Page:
Jeremy J. Siegel, the renowned professor from the University of Pennsylvania’s Wharton School, dismisses the widespread notion that the economy will continue to grow at an anemic rate.
In an editorial in The Wall Street Journal, Siegel rejects the idea that economic growth will ratchet downward to a “new normal of an extended period of slow growth caused by households unwinding the large debts they incurred during the past boom.”
While this sort of Keynesian economics might make sense in the short run, Siegel says, consumer demand, breakthrough technologies, advanced medicine and alternative energies will handily prop up the economy. “Today, the outlook for technological growth is brighter than ever,” he wrote. “For the first time in history, thousands of scientists and researchers from China, India and other emerging markets are working together toward scientific breakthroughs.”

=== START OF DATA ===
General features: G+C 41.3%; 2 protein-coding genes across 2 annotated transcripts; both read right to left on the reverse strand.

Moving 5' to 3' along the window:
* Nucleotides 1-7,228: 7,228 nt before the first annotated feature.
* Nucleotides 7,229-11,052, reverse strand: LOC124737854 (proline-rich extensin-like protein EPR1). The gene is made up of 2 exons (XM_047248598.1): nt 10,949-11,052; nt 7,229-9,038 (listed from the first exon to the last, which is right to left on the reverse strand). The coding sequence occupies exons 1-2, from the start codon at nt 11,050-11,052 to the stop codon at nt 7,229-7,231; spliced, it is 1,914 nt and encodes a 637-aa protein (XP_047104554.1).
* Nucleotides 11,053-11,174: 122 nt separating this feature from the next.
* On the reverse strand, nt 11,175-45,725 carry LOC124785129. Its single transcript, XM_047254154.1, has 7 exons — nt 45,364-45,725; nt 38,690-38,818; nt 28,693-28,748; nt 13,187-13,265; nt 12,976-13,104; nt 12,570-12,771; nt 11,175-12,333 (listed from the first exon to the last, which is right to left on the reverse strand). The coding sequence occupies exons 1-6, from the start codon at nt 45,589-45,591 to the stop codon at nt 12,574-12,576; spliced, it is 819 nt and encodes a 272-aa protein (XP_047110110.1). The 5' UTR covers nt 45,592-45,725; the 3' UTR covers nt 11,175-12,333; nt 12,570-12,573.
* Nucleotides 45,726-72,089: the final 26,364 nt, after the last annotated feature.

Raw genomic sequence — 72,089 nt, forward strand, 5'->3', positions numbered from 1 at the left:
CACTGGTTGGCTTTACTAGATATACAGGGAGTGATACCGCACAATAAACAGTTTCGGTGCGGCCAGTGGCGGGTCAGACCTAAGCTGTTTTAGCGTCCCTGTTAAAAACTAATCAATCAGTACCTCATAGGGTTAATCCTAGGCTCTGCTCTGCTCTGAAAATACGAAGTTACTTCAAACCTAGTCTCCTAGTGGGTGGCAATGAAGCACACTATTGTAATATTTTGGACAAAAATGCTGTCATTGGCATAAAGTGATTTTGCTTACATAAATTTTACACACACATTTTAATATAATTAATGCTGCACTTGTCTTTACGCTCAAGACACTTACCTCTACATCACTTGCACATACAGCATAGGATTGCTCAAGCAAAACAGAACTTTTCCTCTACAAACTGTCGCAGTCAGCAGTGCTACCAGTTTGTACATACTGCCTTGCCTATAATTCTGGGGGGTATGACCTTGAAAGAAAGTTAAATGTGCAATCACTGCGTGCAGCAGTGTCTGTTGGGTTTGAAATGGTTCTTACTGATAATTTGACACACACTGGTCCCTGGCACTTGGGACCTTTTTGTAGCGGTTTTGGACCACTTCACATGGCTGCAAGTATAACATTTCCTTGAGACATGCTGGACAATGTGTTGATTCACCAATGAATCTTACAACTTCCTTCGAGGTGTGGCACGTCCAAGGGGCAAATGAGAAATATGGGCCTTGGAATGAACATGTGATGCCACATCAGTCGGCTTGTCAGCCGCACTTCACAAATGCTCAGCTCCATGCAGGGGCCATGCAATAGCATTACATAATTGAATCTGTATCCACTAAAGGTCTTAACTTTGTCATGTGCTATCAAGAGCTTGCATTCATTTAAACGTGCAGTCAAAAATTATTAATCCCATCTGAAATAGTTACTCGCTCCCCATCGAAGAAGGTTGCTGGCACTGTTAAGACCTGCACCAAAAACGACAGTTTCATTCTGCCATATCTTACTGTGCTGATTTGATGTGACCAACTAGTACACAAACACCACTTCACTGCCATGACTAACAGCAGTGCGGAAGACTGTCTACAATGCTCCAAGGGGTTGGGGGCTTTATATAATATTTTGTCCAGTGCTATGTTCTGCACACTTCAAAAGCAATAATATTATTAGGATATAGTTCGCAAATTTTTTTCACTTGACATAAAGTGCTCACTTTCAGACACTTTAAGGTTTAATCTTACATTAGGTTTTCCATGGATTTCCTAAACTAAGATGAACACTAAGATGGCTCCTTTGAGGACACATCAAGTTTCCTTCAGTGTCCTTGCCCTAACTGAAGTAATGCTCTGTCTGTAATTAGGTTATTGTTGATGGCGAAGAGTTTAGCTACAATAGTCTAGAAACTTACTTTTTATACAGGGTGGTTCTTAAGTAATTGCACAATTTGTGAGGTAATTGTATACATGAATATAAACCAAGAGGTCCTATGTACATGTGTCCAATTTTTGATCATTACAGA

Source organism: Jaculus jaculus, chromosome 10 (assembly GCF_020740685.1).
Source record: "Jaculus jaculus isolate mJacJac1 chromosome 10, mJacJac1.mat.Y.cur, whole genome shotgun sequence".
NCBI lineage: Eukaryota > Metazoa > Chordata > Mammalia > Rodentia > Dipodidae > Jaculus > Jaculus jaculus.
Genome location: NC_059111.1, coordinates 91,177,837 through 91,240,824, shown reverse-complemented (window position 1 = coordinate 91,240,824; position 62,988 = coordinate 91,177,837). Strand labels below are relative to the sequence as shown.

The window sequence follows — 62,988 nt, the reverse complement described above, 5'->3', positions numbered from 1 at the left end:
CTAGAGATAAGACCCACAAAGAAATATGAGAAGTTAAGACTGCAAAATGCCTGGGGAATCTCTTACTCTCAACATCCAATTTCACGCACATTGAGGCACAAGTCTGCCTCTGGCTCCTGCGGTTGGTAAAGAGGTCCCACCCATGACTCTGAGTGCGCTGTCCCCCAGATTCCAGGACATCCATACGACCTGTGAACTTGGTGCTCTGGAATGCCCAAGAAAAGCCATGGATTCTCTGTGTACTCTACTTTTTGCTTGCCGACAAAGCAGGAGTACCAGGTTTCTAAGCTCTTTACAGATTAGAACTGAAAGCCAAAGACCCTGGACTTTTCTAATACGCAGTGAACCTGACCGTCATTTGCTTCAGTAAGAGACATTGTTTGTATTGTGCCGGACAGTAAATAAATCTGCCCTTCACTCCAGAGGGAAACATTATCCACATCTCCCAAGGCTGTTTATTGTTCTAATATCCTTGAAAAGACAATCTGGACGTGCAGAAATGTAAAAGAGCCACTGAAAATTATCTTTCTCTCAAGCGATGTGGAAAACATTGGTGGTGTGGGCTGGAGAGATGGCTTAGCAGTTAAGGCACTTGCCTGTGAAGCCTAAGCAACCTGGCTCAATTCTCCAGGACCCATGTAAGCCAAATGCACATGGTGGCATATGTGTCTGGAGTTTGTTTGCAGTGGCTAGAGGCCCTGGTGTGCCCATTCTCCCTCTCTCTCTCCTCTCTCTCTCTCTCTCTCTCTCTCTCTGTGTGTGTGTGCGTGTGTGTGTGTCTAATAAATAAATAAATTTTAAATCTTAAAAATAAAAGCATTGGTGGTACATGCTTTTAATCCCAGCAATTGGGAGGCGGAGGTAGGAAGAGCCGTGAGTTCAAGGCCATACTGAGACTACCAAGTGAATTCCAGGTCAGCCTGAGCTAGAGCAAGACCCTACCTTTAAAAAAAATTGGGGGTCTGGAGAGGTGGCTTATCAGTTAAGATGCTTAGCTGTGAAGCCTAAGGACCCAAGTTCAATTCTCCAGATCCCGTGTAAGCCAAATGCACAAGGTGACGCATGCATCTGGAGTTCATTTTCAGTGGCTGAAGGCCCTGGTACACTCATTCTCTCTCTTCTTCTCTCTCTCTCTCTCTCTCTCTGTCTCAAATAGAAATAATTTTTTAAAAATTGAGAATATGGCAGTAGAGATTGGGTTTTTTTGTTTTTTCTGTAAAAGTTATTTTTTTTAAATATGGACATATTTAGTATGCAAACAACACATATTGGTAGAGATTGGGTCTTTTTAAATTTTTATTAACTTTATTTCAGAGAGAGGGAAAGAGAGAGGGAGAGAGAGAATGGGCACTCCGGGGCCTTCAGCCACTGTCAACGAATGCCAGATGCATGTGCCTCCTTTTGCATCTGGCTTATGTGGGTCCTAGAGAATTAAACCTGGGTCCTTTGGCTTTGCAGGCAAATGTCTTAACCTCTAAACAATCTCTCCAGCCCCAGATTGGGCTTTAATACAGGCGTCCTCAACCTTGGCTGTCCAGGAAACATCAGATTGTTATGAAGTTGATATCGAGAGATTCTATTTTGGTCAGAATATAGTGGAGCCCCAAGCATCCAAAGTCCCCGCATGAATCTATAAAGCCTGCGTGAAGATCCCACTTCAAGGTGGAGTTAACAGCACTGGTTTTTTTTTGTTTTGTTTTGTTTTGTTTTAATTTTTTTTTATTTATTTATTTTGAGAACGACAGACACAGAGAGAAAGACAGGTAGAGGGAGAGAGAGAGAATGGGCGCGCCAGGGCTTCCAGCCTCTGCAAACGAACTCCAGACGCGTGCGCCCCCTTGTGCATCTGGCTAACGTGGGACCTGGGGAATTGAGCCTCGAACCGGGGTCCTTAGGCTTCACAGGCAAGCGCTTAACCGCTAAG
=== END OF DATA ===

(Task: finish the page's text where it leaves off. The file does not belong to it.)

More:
International growth, particularly among a growing middle class in India and China, will also fuel GDP growth in the U.S., which will supply them with the quality goods they seek, he maintains, concluding that a return to the historical average stock market return of 10% a year before inflation is not out of the question.
“As we emerge from the financial crisis,” he writes, “there is absolutely no reason to be pessimistic about either the U.S. or the world economy.”